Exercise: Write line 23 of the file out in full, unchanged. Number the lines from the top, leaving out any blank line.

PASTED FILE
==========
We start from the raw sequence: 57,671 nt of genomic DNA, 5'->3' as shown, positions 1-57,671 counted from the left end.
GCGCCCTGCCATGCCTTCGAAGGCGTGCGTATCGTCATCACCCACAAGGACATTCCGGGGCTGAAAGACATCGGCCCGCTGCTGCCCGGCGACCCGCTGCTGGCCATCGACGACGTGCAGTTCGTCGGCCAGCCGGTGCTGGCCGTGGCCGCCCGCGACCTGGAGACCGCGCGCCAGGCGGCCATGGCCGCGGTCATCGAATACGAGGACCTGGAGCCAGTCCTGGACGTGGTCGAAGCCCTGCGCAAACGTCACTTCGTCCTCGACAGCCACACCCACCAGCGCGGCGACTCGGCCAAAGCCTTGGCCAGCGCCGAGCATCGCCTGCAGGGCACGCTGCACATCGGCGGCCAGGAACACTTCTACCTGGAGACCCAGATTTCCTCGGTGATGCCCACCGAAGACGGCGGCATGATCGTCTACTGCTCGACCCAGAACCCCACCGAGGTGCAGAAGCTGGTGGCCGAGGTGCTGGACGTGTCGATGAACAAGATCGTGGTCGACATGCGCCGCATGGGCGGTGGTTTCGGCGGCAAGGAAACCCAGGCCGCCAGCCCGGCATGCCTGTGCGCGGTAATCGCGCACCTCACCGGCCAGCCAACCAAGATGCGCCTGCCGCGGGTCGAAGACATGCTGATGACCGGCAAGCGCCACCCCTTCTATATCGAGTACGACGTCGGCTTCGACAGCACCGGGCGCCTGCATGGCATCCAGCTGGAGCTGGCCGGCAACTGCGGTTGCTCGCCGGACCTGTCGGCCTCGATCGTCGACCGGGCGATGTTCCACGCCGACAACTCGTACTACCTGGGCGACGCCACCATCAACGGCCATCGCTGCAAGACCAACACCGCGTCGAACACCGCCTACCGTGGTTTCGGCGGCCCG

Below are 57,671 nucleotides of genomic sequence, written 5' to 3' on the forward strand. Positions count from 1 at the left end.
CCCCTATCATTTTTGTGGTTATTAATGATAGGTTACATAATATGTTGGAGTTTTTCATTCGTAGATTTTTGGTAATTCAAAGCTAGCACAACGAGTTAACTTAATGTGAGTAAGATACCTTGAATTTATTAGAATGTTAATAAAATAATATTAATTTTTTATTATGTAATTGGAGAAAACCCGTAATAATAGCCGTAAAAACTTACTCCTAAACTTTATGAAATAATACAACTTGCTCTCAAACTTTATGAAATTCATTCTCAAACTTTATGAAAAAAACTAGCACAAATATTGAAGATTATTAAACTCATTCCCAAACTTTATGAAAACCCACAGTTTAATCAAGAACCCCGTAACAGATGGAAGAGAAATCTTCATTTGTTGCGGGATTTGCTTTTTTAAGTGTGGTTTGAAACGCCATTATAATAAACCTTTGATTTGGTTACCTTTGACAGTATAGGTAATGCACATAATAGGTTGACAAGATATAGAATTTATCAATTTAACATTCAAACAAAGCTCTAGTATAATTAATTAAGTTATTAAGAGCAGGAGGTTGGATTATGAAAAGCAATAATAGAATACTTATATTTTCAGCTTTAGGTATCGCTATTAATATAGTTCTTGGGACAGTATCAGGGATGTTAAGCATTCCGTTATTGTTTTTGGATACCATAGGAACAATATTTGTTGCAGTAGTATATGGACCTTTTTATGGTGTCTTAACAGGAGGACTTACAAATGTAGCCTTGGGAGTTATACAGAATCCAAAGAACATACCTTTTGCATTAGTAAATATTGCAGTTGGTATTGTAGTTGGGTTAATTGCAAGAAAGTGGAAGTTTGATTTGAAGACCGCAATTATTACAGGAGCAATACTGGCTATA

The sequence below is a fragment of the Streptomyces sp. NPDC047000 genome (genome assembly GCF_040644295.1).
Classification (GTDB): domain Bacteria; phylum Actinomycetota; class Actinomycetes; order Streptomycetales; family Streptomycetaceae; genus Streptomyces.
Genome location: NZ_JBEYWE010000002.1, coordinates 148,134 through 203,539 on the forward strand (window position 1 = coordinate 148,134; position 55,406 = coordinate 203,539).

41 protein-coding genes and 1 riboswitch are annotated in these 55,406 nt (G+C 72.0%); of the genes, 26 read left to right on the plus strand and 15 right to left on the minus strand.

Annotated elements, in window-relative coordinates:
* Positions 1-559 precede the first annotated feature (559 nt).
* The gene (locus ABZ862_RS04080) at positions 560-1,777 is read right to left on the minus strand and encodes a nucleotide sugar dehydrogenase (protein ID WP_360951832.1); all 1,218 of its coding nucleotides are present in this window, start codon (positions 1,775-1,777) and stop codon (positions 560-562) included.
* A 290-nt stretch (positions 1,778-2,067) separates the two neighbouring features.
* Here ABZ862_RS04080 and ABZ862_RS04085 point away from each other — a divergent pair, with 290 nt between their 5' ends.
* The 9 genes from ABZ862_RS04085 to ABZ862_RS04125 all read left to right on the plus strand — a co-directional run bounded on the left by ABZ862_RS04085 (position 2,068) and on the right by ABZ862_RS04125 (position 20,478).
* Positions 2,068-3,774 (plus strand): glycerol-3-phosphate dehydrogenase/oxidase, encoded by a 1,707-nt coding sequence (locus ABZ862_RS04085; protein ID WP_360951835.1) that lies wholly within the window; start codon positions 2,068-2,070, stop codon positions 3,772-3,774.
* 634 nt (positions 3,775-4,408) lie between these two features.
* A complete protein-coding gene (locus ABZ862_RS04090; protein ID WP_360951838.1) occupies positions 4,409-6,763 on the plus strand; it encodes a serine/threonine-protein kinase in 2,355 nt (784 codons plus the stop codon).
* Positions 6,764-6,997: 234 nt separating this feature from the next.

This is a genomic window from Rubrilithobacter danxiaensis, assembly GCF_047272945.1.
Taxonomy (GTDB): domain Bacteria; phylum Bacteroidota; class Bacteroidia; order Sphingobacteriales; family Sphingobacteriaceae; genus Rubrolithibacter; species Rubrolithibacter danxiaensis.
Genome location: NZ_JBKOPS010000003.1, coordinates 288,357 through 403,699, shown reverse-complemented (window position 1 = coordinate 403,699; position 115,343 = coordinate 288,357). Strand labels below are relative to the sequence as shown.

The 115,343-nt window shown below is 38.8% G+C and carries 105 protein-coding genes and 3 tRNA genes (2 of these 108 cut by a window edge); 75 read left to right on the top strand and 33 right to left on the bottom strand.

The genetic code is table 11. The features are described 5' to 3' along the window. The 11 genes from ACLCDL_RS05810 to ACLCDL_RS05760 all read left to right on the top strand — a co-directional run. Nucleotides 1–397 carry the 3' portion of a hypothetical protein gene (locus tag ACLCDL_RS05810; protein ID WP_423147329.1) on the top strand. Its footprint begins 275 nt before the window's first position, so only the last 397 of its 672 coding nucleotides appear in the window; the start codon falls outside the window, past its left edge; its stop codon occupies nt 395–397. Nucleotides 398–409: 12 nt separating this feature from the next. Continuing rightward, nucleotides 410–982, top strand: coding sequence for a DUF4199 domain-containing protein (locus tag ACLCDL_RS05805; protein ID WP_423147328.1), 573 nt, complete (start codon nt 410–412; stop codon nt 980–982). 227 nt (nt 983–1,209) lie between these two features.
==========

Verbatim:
The genetic code is table 11. The features are described 5' to 3' along the window. The 11 genes from ACLCDL_RS05810 to ACLCDL_RS05760 all read left to right on the top strand — a co-directional run. Nucleotides 1–397 carry the 3' portion of a hypothetical protein gene (locus tag ACLCDL_RS05810; protein ID WP_423147329.1) on the top strand. Its footprint begins 275 nt before the window's first position, so only the last 397 of its 672 coding nucleotides appear in the window; the start codon falls outside the window, past its left edge; its stop codon occupies nt 395–397. Nucleotides 398–409: 12 nt separating this feature from the next. Continuing rightward, nucleotides 410–982, top strand: coding sequence for a DUF4199 domain-containing protein (locus tag ACLCDL_RS05805; protein ID WP_423147328.1), 573 nt, complete (start codon nt 410–412; stop codon nt 980–982). 227 nt (nt 983–1,209) lie between these two features.